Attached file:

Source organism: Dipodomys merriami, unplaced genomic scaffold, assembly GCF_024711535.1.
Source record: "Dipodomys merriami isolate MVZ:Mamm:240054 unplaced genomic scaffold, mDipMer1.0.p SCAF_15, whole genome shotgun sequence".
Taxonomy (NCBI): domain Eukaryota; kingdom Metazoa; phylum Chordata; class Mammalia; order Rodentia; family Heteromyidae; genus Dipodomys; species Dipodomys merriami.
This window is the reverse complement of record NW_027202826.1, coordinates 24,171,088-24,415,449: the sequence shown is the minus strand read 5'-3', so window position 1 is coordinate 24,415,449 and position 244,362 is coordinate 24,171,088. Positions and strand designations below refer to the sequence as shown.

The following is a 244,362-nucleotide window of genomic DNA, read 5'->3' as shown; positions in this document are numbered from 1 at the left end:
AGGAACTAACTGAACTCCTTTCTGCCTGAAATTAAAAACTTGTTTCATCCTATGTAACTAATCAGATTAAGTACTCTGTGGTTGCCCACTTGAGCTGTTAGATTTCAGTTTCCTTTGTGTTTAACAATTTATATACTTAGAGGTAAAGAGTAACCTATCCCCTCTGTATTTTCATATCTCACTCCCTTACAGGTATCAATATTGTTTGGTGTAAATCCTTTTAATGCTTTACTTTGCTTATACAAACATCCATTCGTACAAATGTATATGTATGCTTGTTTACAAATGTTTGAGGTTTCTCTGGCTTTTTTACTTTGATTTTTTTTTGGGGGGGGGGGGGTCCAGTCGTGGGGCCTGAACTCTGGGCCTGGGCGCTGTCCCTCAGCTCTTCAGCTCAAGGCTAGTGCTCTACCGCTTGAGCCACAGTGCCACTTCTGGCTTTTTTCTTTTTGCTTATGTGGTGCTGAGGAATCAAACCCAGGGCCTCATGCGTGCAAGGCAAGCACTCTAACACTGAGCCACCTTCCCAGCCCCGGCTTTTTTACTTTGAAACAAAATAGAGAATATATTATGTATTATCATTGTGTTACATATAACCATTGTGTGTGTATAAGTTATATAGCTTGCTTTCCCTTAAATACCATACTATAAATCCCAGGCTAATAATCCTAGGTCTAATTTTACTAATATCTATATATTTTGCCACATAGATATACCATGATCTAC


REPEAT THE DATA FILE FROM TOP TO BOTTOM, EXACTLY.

Source organism: Dipodomys merriami, unplaced genomic scaffold, assembly GCF_024711535.1.
Source record: "Dipodomys merriami isolate MVZ:Mamm:240054 unplaced genomic scaffold, mDipMer1.0.p SCAF_15, whole genome shotgun sequence".
Taxonomy (NCBI): domain Eukaryota; kingdom Metazoa; phylum Chordata; class Mammalia; order Rodentia; family Heteromyidae; genus Dipodomys; species Dipodomys merriami.
This window is the reverse complement of record NW_027202826.1, coordinates 24,171,088-24,415,449: the sequence shown is the minus strand read 5'-3', so window position 1 is coordinate 24,415,449 and position 244,362 is coordinate 24,171,088. Positions and strand designations below refer to the sequence as shown.

The following is a 244,362-nucleotide window of genomic DNA, read 5'->3' as shown; positions in this document are numbered from 1 at the left end:
AGGAACTAACTGAACTCCTTTCTGCCTGAAATTAAAAACTTGTTTCATCCTATGTAACTAATCAGATTAAGTACTCTGTGGTTGCCCACTTGAGCTGTTAGATTTCAGTTTCCTTTGTGTTTAACAATTTATATACTTAGAGGTAAAGAGTAACCTATCCCCTCTGTATTTTCATATCTCACTCCCTTACAGGTATCAATATTGTTTGGTGTAAATCCTTTTAATGCTTTACTTTGCTTATACAAACATCCATTCGTACAAATGTATATGTATGCTTGTTTACAAATGTTTGAGGTTTCTCTGGCTTTTTTACTTTGATTTTTTTTTGGGGGGGGGGGGGTCCAGTCGTGGGGCCTGAACTCTGGGCCTGGGCGCTGTCCCTCAGCTCTTCAGCTCAAGGCTAGTGCTCTACCGCTTGAGCCACAGTGCCACTTCTGGCTTTTTTCTTTTTGCTTATGTGGTGCTGAGGAATCAAACCCAGGGCCTCATGCGTGCAAGGCAAGCACTCTAACACTGAGCCACCTTCCCAGCCCCGGCTTTTTTACTTTGAAACAAAATAGAGAATATATTATGTATTATCATTGTGTTACATATAACCATTGTGTGTGTATAAGTTATATAGCTTGCTTTCCCTTAAATACCATACTATAAATCCCAGGCTAATAATCCTAGGTCTAATTTTACTAATATCTATATATTTTGCCACATAGATATACCATGATCTAC